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Usually it's aggressiveness of your orders + short term alpha. While it's equities not FX, I think you may find something interesting in the recent Barclays LX darkpool lawsuit documents.


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Let XXXYYY be the forex for currency pair XXX/YYY I assume that when you say you have an arbitrage, you say that : $$ \text{EURUSD} \times \text{USDYEN}\times\text{YENEUR}\neq 1$$ As you see, starting from another currency is just changing the order of the product, so you did not miss something.


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Firstly, some instruments: FX Swap, also known as an FX Forward: exchange of principals at start, and exchange back at end. The back exchange is at an adjusted FX rate, which differs from the spot rate by the quoted number of forward points. Non-Deliverable Forward FX (NDF): much the same as an FX Forward above, but delivery is of the USD (usually) ...


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They need to do 3 swaps (1) Singapore IRS: Receive fixed SGD vs Singapore floating rate for 10yrs on SGD 100mm (2) Currency Basis swap: Receive Singapore floating versus paying MYR floating for 10 yrs. This swap includes an exchange of principal at the start of the swap (pay SGD 100mm/ receive 33mm MYR) and an exchange of principal at the end in the ...


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In an FX swap you exchange SGD and MYR payments at the beginning of the swap, and then again (in the opposite direction) at the end of the swap 10 years later. In a Cross Currency Basis Swap, in addition to these payments you also make interest payments quarterly. The party that initially received (i.e. borrowed) the SGD makes interest payments based on SGD ...


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The way the FX market prices is to get a baseline mid price and then apply skew(s) and spread(s). So the answer to your question is no. As for references, the way the FX market works is that liquidity in currency pairs is pushed either to EBS or Reuters. That's so that there isn't a monopoly on prices. For example, the most trading in the EURUSD takes place ...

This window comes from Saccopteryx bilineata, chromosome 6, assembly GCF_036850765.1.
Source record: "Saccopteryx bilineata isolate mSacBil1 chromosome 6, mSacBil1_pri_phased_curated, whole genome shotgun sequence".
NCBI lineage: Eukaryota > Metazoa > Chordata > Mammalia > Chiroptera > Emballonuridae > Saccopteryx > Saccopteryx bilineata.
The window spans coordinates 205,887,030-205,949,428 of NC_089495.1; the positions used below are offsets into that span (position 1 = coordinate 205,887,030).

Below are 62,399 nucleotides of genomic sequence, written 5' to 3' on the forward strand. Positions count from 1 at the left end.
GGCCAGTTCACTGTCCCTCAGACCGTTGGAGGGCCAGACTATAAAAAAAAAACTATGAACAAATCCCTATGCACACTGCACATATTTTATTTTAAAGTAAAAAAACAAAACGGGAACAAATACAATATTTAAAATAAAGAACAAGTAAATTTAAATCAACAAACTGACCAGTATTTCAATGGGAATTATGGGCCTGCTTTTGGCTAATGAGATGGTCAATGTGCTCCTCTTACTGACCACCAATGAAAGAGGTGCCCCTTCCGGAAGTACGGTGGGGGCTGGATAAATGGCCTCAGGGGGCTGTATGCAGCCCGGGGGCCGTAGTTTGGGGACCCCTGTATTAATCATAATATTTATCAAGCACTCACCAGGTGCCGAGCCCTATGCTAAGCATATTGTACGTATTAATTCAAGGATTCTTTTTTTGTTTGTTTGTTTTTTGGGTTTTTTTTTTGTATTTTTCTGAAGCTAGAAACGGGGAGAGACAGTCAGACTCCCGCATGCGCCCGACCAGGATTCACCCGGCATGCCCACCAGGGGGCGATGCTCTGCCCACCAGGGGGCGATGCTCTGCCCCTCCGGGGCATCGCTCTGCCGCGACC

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Personally, I prefer the book Foreign Exchange Option Pricing by Iain Clark and the book FX Options and Smile Risk by Antonio Castagna. The book FX Options and Structured Products by Uwe Wystup is also good.


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I think that is coming from the bond market where there in the past has been the idea of "marking to the bid". People would usually ask for a two-way-market and most of the time they would be expecting that the bid would be hit. With FX data you are looking at actionable markets so they are all good.


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Actually, it is depends where you want to trade and it is part of trading workflow of concrete counterparty. FIX protocol definition itself does not force you to subscribe on anything. Some brokerages forced you to subscribe on market data streams prior placing any trades. Last one we discovered - FXDD.


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I think you are right. The SDE does not attempt to describe the dynamics of the spot exchange rate with respect to random changes in interest rates. Rather, it describes the evolution of the FX rate as a drift term proportional to the rate differential, plus a random term. Specifically, it says that if domestic rates go up, the rate at which the foreign ...


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The dynamics for the exchange rate $Q$ that converts one unit foreign currency to units of domestic currency is given by \begin{align*} dQ(t) = Q(t)\big[(r_d-r_f)dt + \sigma dW_t \big], \end{align*} where $r_d$ and $r_f$ are, respectively, the domestic and foreign interest rates. In your example, the exchange rate EUR/USD is to convert on unit EUR to ...


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You wrote "the quotes I have for the swap don't look like rates". The swaps are quoted in terms of "forward points" which have to be added or subtracted from the spot quotation. So for example if Spot AUD/USD is quoted at 0.7634/39 and six-months swaps are 112.1/111.1 it would mean that the 6 month swap is quoted 7634+112.1 pips i.e. 0.77461 on one side and ...



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